Regardless of which standard you want to apply to competition law – consumer welfare, total welfare, hipster or redneck antitrust – it’s never good when competition/antitrust agencies are undermining innovation. Yet, this is precisely what the European Commission is doing.
Today, the agency announced a €4.34 billion fine against Alphabet (Google). It represents more than 30% of what the company invests annually in R&D (based on the 2017 figures). This is more than likely to force Google to cut its R&D investments, or at least, to slow them down. In fact, the company says to be uncertain as to the impact of these sanctions on its financial stability. It follows that the European Commission necessarily ignores it as well, which is clearly not reflected in the calculation of its fine. One thing is for sure, in the end, consumers will suffer from it because this will lead to less innovation from Google.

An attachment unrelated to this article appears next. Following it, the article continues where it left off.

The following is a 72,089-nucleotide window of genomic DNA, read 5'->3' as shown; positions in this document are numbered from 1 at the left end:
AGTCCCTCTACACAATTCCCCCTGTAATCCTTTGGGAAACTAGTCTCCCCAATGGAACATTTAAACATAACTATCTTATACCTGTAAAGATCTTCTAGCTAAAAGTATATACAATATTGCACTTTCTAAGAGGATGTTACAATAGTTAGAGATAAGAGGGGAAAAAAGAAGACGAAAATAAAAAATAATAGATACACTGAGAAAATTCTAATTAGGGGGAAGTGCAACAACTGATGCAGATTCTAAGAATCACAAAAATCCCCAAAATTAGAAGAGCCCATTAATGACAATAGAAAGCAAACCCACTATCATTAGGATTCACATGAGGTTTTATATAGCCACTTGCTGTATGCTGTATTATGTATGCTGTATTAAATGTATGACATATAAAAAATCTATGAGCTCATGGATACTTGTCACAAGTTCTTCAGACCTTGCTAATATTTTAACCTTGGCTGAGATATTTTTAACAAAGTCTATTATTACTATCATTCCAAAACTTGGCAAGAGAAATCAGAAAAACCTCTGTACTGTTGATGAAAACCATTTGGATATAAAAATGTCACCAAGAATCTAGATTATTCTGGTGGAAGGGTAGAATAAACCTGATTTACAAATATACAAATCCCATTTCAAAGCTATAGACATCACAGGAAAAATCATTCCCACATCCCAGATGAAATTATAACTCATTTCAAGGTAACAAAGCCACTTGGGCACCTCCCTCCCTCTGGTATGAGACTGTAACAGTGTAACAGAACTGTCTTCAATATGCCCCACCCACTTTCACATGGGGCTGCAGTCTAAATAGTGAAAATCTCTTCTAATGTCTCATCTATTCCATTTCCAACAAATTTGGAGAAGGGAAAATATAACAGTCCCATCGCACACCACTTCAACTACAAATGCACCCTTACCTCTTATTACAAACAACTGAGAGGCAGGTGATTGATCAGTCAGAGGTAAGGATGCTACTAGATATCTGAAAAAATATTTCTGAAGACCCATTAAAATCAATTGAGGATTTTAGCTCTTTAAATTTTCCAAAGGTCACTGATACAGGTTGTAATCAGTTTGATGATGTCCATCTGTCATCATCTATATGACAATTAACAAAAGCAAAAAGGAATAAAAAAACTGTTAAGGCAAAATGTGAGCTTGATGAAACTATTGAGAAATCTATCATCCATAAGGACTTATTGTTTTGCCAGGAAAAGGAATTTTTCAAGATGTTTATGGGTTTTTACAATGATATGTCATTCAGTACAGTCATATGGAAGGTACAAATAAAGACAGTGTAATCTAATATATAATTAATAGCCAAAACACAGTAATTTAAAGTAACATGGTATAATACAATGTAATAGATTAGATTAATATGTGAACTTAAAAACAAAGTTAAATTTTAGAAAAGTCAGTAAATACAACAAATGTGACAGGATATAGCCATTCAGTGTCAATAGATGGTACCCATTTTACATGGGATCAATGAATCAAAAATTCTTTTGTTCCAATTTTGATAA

And Google is not alone in this situation. This paper introduces, for the first time, an empirical study conducted over the period 2004 to 2018 (Android included) comparing all the fines imposed by the European Commission on the basis of Article 102 TFEU with the annual R&D investments by the targeted companies.
The results are indisputable: the European Commission’s fines are disproportionate in this regard and have the probable effect of drastically slowing down the innovation of numerous sanctioned companies. A protection mechanism of innovation must therefore be introduced when calculating fines. We propose doing so by introducing a new limit that caps the fines at a certain percentage of companies’ investment in R&D.